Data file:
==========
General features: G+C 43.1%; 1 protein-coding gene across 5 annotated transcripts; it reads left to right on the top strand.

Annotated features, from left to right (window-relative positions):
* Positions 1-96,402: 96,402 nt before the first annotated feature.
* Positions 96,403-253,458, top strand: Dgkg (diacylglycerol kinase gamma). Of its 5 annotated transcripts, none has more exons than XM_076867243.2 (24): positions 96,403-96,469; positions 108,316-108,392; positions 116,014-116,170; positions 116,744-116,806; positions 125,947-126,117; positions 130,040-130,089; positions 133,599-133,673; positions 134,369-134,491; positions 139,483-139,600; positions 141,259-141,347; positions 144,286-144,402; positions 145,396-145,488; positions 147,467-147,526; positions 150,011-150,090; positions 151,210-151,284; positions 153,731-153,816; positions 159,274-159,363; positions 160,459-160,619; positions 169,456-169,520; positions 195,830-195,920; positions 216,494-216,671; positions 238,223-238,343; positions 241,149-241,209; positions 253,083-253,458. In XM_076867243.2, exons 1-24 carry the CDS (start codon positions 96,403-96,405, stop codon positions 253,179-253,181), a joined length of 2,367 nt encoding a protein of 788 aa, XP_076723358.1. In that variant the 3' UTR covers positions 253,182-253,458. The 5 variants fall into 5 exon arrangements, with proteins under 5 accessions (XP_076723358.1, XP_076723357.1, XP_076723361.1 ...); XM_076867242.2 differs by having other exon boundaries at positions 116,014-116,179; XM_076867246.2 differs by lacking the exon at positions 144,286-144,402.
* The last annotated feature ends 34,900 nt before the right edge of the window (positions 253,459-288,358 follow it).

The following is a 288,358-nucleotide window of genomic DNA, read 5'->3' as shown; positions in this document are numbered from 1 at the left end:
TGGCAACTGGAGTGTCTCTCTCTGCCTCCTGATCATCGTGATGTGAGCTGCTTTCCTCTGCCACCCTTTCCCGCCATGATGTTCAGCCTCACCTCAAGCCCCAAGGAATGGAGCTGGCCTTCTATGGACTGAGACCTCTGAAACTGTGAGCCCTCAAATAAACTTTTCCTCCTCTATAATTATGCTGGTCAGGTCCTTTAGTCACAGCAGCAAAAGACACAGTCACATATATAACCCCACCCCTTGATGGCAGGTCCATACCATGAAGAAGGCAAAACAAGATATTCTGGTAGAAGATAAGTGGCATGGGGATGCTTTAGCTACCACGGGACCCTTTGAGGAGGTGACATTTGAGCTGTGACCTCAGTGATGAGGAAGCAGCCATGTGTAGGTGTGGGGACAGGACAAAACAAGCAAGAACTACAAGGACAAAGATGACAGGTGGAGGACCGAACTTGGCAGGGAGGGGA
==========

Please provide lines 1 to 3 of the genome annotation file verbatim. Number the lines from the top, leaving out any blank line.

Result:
General features: G+C 43.1%; 1 protein-coding gene across 5 annotated transcripts; it reads left to right on the top strand.

Annotated features, from left to right (window-relative positions):
* Positions 1-96,402: 96,402 nt before the first annotated feature.